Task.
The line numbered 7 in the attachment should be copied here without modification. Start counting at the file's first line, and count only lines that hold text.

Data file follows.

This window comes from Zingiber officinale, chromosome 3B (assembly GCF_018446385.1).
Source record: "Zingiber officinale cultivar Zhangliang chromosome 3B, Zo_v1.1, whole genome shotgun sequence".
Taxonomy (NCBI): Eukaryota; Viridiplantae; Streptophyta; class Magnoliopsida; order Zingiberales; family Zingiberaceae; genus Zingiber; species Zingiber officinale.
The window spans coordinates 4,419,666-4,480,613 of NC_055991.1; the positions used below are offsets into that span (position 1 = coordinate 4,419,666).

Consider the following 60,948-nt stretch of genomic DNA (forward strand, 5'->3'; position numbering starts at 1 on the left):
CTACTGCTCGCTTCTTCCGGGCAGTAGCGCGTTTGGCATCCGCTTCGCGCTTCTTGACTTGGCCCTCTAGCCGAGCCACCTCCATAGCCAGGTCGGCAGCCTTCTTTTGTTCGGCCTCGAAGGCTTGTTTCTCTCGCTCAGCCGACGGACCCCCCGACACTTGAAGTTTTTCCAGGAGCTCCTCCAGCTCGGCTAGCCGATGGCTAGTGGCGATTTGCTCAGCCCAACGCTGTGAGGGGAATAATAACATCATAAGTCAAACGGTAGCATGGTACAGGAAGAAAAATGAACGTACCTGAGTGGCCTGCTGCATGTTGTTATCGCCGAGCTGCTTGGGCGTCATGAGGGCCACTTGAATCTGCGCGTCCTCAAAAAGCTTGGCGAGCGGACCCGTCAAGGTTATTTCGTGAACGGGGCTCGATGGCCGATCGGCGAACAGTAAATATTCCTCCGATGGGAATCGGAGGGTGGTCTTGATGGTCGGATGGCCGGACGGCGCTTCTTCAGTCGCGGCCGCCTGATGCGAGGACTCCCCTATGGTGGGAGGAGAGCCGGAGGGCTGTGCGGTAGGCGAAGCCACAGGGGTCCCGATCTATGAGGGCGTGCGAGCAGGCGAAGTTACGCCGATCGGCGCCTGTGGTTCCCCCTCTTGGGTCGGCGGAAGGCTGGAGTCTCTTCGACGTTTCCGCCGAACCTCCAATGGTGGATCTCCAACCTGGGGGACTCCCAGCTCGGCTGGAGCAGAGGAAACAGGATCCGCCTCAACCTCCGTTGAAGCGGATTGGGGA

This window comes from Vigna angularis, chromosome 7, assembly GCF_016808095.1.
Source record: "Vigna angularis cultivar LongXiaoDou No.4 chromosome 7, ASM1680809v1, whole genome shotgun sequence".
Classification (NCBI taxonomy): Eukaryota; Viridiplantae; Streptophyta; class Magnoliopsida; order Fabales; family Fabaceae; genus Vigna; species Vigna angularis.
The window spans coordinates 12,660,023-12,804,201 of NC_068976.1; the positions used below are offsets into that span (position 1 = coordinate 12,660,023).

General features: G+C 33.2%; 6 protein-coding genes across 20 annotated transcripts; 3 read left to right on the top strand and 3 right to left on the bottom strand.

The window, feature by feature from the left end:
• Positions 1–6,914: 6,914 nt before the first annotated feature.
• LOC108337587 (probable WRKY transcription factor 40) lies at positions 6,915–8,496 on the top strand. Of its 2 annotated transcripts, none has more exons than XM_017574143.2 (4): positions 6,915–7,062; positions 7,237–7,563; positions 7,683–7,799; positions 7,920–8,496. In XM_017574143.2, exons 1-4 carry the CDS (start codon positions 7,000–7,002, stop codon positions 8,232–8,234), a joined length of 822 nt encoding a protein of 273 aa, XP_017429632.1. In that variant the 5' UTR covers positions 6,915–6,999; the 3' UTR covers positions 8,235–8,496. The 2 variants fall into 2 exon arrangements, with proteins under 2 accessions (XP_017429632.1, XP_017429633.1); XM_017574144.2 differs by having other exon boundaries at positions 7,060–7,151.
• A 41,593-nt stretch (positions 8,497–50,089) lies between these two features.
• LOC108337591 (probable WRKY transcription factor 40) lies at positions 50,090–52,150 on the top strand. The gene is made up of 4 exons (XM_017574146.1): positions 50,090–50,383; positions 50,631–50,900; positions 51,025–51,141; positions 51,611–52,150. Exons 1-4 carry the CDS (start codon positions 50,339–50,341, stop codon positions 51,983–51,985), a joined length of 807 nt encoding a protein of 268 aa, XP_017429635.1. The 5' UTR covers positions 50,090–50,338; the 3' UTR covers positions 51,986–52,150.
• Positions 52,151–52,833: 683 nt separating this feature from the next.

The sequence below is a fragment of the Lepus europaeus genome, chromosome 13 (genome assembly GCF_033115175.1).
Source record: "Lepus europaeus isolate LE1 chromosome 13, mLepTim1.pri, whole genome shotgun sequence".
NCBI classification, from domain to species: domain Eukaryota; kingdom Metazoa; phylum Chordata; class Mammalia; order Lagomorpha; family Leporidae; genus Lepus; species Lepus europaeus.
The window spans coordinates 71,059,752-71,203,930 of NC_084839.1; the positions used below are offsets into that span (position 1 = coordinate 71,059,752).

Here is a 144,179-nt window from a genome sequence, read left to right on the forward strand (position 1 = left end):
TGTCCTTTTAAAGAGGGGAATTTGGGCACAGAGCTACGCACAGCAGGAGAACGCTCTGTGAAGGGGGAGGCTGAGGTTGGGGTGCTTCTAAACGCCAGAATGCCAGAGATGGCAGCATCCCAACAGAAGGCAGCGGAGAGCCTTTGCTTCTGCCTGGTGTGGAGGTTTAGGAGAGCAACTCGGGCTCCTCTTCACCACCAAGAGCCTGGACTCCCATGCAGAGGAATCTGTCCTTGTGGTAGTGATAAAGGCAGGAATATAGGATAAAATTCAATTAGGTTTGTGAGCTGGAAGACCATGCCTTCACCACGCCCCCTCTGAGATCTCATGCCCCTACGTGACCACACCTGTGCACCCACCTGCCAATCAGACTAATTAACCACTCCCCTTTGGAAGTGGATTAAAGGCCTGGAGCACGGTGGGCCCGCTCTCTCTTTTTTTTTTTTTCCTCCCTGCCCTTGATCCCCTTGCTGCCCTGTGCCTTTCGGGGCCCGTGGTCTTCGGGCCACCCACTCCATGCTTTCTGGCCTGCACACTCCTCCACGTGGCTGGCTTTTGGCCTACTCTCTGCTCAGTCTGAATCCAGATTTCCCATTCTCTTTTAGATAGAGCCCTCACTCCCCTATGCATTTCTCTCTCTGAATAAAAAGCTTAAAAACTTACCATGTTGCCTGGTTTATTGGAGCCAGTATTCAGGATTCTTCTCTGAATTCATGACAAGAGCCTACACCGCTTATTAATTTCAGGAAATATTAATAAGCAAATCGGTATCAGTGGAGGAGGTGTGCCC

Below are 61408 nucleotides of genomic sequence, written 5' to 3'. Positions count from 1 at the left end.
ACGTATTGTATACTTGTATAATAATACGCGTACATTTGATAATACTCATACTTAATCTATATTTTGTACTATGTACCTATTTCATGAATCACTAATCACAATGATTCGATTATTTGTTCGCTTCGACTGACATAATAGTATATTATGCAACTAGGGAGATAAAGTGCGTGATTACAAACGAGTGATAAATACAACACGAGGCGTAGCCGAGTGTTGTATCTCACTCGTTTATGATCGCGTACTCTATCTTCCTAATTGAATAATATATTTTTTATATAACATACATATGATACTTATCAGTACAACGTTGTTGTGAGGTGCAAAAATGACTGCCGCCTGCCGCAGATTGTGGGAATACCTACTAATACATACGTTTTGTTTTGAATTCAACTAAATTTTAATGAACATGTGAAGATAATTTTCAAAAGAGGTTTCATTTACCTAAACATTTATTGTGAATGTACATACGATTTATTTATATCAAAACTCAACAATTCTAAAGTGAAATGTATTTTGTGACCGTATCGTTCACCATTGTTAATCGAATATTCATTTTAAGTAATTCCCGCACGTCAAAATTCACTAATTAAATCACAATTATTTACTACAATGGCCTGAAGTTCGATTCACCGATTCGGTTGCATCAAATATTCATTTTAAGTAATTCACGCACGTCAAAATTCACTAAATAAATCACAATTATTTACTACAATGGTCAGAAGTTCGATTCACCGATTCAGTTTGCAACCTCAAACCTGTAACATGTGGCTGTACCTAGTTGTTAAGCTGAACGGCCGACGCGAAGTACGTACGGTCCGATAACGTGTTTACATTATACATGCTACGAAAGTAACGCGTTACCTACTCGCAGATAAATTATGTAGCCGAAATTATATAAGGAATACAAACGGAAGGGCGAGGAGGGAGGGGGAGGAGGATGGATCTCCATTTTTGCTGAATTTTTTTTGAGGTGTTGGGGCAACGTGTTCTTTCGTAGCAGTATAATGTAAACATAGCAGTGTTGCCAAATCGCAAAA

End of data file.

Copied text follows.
This window comes from Vigna angularis, chromosome 7, assembly GCF_016808095.1.